Talked with Fox on the phone the other day, they unofficially informed me that the 2017 Fox Float X2 will come with a compression “pro-pedal” knob that, although isn’t a complete climb switch as intense as the Float X has, will make the climbs up fire roads less dreadful. The 2017 Fox Float X2 will be available late May (2016) for consumers. They also told me that this compression knob can be installed to any previous 2016 Float X2 but will need to be shipped back to them for this service.

All and all, I have been very impressed with the 2016 Fox Float X2 shock. It is one of the most adjustable rear shocks on the market. After owning several Cane Creak Double Barrel shocks, I do have to say the Float X2 is certainly easer to set up as well. Being able to perform seal services yourself without having to ship off to an authorize service dealer sets the Float X2 above the rest. All this mixed in with easy to install volume spacers makes this shock pretty much unbeatable in performance and in being user friendly. My only complaint, if I were to dig deep, is that it currently doesn’t come with a climb switch (but will all change within the next 2-3 months). If you are looking for top notch adjustability that is easy to adjust and haven’t become accustomed to a climb switch, this shock is for you!

Fox Float X2 review

The Good:

Very plush, amazing to ride on

The Bad:

Daunting to tune to your specs

Overall Review:

After having a blowout with the stock Monarch Plus R which came with my Norco Range c7.3, I made the decision to upgrade to something which will hopefully last me a fair bit longer. The Norco Range c7.3 uses a 8.5” (215.9mm) and 2.5” (63.5mm) shock size, and the Fox Float X2 is available in a size which fits perfectly. The bike was designed around an air shock, so I preferred to stick with that. The main reason I was interested in this is because of the terrain I ride mostly, which has a DH track, and very technical trails. It seemed Fox was working hard to make this a truly capable downhill air shock. After polling my loyal Instagram followers, the general consensus was that this is the best of the best for air shocks and I was eager to give it a go.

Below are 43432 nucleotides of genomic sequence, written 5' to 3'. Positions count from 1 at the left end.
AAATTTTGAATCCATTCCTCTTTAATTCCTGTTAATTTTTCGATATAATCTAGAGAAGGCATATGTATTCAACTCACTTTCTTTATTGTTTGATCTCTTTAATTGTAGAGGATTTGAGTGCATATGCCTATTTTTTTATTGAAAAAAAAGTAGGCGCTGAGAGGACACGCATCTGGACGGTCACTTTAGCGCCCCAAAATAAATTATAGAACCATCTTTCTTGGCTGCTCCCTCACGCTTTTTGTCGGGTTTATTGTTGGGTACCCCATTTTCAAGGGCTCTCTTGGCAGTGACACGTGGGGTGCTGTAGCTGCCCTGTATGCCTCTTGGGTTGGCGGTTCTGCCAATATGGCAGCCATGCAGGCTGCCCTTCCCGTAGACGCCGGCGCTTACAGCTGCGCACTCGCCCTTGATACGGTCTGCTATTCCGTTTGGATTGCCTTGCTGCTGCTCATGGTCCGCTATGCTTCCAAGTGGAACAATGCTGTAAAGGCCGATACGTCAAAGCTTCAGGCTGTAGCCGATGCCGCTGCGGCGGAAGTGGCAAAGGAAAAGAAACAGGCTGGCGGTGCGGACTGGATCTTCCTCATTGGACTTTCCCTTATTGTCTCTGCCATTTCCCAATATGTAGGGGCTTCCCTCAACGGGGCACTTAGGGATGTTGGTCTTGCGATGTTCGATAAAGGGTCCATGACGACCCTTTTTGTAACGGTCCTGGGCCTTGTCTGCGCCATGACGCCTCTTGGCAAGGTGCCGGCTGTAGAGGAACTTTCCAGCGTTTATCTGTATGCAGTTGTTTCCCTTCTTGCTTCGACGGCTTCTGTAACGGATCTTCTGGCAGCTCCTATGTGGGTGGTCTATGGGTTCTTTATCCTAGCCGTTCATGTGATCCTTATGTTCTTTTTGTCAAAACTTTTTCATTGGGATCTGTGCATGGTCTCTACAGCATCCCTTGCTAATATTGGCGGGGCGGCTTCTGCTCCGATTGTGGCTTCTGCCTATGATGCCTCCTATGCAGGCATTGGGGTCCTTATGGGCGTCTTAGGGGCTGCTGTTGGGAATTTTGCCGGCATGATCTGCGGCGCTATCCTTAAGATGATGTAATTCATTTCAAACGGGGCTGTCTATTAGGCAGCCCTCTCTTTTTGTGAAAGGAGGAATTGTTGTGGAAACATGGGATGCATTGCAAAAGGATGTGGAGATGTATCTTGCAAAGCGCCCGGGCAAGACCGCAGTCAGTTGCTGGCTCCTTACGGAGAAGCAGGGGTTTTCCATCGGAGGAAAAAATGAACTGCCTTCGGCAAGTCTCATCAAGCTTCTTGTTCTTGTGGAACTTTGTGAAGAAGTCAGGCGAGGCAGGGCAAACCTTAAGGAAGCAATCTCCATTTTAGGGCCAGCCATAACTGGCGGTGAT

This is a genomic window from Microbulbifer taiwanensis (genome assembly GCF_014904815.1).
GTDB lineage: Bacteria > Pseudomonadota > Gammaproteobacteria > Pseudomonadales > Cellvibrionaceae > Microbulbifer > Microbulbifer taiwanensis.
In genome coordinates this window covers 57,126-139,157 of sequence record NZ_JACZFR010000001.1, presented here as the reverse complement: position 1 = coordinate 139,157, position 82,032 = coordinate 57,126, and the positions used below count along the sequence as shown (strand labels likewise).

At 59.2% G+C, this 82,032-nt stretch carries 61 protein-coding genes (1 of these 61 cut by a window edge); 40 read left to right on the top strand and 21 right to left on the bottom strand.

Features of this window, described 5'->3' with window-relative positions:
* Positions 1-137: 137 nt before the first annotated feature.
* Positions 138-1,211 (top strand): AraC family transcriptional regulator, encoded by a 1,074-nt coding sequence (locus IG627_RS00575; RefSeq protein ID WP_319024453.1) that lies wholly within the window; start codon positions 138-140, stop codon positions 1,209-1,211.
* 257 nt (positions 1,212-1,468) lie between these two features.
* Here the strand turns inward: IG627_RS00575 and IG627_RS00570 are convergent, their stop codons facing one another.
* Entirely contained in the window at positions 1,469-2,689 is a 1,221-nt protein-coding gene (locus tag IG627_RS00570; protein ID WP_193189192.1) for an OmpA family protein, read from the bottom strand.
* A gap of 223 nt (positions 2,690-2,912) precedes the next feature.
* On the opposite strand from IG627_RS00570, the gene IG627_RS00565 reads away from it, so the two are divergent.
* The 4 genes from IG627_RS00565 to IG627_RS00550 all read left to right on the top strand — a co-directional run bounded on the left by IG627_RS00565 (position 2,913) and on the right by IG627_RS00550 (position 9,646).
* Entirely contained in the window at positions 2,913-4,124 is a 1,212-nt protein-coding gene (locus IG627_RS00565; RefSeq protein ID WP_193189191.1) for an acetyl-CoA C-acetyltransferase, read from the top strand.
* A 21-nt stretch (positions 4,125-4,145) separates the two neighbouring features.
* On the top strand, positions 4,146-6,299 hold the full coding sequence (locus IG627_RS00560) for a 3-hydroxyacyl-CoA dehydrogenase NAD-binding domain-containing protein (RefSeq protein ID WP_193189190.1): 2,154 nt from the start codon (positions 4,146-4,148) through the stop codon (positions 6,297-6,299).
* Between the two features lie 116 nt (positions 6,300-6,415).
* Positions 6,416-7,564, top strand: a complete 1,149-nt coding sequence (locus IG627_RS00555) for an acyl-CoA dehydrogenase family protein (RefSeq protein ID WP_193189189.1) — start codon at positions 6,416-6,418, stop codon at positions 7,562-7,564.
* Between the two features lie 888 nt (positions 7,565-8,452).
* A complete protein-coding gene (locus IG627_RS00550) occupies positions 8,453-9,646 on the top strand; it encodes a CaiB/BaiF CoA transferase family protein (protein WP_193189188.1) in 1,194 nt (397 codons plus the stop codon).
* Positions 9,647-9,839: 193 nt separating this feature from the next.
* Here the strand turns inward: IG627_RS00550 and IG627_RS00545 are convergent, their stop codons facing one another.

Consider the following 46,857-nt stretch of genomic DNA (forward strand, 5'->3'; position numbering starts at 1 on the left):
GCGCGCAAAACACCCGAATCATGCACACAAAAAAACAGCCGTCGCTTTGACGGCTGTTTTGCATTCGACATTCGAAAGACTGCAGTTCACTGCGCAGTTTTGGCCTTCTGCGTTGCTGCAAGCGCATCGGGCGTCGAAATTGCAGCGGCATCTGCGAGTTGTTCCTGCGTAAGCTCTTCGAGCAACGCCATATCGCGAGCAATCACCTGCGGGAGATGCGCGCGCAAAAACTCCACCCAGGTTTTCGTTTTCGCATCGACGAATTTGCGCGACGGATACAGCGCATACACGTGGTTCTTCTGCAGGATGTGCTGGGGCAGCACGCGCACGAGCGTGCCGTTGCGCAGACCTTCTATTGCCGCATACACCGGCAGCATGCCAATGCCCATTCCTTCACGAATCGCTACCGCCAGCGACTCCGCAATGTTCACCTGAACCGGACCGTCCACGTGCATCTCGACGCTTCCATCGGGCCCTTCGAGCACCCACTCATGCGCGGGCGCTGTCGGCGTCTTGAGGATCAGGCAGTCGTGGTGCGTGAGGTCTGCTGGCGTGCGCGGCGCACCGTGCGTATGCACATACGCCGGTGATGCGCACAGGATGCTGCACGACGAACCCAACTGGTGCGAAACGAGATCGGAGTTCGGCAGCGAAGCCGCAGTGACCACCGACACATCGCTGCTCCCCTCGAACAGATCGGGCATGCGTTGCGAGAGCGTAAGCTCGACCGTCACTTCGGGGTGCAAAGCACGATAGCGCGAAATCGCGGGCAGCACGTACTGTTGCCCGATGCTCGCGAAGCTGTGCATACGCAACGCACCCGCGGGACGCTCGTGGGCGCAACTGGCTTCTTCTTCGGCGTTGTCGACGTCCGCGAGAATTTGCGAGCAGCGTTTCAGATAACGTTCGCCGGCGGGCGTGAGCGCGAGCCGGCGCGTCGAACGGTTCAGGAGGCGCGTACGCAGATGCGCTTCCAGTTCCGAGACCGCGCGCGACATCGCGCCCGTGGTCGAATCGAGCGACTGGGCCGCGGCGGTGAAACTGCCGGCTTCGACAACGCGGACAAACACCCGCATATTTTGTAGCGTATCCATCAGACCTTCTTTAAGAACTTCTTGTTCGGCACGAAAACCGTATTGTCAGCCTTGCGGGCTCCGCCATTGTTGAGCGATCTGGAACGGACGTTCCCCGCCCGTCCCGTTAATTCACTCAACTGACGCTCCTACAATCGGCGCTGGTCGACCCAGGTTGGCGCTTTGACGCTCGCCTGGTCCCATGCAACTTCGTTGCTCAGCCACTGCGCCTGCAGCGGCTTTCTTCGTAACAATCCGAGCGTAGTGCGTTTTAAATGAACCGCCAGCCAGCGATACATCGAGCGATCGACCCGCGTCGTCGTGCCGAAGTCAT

With the exception of adding/removing volume spacers, the Float X2 can be almost fully adjusted externally. Offering separate high/low speed compression and high/low speed rebound, as well as air spring pressure, this is exponentially more external adjustability than Fox has ever offered on a rear shock. While the 2.5” stroke Float X2 I am testing isn’t the longest model available, this is thoroughly gruelling test, and should provide a good idea of what this thing is capable of.

While you can definitely install and adjust your shock and volume spacers yourself, I had my Local Bike Shop install and tune mine for me.

My testing grounds for this shock has consisted mostly of the Toowoomba Mountain Bike Park (better known as Jubilee Park). This is a relatively unknown park for anyone outside of Australia, but it has some of the best Singletrack available, and features a Downhill track which Jared Graves helped design. We’re currently in a relatively cold summer for Australian conditions, but we have still seen days of 35°c and upwards. This will help test out the shock, as heat dissipation is a key point of the shock working properly.